We Occidentals, despite the last century, stand but at the urgent extremity of the situation foreseen by Nietzsche. The dragons about us, if they do not devour us in their flames, must perforce make of us knights again; they might spur us to rebuild our kingdom and our many castles, outposts, and watchtowers. This will have its cost, first and foremost in ‘identity’ – for we cannot go back altogether or all at once to the old rainbow-like divisions between a hundred tribes in which Europe could once count her riches and her wealth. The differences and distinctions between peoples and fatherlands have already given way. Whether we lament this fact – and there is much in it to lament – it stands before our very eyes as a fait accompli. Go whither you will in this our Occident: your ears will hear many languages, but your eyes will always see a single human type. Some variance, I allow, for broad phenotypes and customs – differences between North and South, between East and West – but everyone everywhere will dress alike, will speak alike in their various tongues and dialects, will think alike, will agree as to the fundamental things. Those inescapable and profound differences of manners and mores which might have persuaded our forefathers to war with one another have all but vanished. The fact is a certain kind of uniformity, hope or dream what you will for the morrow. And given the plight of the West – who at present could really hope or dream for anything else? I agree, it is in countless cases monotonous, poor, dull, tedious, even regrettable, even in some cases detestable – particularly in its present manifestation of the ‘consumer culture’ of our ‘good democrats’, in this slavish and abhorrent Americanization of Europe – and for anyone with nostalgia in his heart, the times are nigh intolerable. It is to be hoped that the old identities once more begin to root in the soul, and that one may look forward to a future European federation which unites, in large political formations, a great many and greatly different human communities throughout Europe. One may hope, that is, that Europe can find a way of preserving her truest diversity, without compromising her political and social solidarity. But let us console ourselves, if we cannot rejoice in all these changes, that this present razing in the common life of the European and indeed the Western masses, has perhaps made possible for the first time the spiritual unification of we higher Occidentals in a single front against the enemies which now menace us with obliteration –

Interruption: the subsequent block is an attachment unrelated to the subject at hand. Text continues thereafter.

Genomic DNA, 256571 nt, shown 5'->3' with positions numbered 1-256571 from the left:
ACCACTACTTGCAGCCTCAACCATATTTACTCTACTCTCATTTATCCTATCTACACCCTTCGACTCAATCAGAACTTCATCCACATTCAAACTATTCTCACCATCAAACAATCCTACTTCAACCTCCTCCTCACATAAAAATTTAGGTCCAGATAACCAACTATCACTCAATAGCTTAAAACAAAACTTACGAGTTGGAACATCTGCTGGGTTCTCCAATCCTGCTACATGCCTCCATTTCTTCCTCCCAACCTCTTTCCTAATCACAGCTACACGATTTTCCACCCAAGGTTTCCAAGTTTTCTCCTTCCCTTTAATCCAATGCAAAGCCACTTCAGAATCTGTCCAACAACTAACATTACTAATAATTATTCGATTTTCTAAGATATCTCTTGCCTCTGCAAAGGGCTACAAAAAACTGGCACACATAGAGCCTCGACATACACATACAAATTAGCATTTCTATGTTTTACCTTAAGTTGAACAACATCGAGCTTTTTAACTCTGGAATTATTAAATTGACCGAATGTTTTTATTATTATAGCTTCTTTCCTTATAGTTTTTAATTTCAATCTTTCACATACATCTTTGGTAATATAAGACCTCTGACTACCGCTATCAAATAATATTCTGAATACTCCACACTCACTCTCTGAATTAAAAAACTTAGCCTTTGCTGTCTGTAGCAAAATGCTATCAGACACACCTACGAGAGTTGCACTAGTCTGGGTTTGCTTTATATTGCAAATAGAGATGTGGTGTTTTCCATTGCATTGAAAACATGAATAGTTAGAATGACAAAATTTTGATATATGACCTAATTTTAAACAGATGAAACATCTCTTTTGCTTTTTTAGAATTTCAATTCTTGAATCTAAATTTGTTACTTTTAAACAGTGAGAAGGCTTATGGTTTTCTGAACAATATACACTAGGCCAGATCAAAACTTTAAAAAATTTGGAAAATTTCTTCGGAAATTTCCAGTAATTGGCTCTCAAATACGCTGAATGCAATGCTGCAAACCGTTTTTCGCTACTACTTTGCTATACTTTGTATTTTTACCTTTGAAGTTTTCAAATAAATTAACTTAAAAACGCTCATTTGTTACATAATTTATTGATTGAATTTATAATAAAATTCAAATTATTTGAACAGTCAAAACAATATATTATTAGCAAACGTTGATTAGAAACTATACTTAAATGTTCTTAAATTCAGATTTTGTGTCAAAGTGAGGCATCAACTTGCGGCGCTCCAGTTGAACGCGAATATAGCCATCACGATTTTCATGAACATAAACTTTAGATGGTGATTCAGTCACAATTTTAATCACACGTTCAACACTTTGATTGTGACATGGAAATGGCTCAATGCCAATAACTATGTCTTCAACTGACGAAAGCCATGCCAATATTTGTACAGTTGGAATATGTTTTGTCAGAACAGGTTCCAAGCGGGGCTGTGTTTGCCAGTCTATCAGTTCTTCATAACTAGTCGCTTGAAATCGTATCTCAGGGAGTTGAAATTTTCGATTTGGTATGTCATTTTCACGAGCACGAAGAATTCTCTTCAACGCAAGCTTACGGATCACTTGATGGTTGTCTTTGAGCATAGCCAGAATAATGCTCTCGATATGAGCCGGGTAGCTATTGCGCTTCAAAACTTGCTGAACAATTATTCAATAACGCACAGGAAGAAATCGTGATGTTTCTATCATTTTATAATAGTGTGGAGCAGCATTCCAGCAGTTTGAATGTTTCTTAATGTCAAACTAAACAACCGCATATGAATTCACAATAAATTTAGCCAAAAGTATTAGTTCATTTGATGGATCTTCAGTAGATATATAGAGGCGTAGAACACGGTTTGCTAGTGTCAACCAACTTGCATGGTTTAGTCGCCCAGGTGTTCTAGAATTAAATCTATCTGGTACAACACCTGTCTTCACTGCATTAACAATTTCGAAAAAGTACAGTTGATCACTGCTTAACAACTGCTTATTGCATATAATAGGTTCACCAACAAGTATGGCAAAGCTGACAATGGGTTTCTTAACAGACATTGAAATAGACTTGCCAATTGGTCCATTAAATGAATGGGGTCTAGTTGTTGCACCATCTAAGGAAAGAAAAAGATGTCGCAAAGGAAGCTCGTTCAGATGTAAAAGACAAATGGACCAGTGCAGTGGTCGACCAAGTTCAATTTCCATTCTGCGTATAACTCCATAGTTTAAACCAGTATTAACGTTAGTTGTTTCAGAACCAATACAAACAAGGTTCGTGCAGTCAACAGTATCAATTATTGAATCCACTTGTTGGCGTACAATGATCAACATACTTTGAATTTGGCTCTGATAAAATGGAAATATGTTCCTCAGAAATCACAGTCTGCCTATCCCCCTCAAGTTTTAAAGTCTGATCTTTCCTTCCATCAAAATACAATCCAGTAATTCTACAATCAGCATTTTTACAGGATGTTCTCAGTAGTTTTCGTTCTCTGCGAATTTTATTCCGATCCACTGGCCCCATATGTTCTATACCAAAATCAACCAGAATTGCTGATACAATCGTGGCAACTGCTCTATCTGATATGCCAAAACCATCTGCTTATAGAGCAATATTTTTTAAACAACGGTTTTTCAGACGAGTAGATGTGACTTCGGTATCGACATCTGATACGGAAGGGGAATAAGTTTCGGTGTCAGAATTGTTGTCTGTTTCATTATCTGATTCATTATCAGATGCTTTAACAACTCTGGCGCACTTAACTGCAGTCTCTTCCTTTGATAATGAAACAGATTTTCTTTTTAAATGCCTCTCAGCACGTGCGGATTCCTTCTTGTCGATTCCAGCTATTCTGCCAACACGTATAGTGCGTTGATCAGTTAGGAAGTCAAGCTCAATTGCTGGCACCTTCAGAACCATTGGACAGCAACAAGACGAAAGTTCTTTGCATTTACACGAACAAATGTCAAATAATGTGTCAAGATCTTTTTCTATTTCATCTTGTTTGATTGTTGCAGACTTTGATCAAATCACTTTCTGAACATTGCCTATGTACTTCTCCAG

That is yet a hope. It may remain but a hope; it may be that there is no tomorrow for this West, but already Europe has ‘gone under’ in such a way that she cannot rise again. There is no ‘today’ in the West, that much is clear. There is still less of a ‘today’ now, than there was in Nietzsche’s time, which already had reached such extremities that he occasionally permitted himself to doubt the future. And he had yet to gaze into the actual incarnate face of the Last Man. Can we say as much? But in truth, we do not know; for blessedly, the very question indicates that the matter has not been settled, that there is still some possibility for us, some promise yet left to Europe, some dream still rattling about in this hollowed Occident, which might lead us hither and over, which might grant us the fortitude, the valour, the power, to see Europa rise again – for the first time.
1All quotations herein, unless otherwise noted, are taken from the Kaufmann translation as found in Basic Writings of Nietzsche (New York: The Modern Library, 2000). Where it has seemed appropriate or helpful, I have interpolated the original German.
2Bizet’s operatic masterpiece Carmen was especially dear to Nietzsche; see especially The Case of Wagner, Preface and §§ 1–3. Nietzsche’s reference here to the ‘south of music’ is to the lightness, melody, brilliancy and unapologetic aesthetic beauty of Bizet’s music, which nonetheless did not neglect the deeper strain of the South, the feeling of destiny, even an ill and malevolent destiny. Bizet is like light on the surface of the water, which could not be quite so blindingly shimmering if its depths did not render it quite so dark.
3Nietzsche’s hostility to Christianity is problem for another place; but we might refer the reader to a very interesting essay on the subject by Alexander Illingworth: ‘Nietzsche: Antichrist or Prophet?’. Here, we limit ourselves to wondering to what extent Nietzsche’s anticlerical attitude was informed by the Lutheranism with which he was raised – and to what extent it actually did injustice to the spirit and being of the Catholic Church in particular.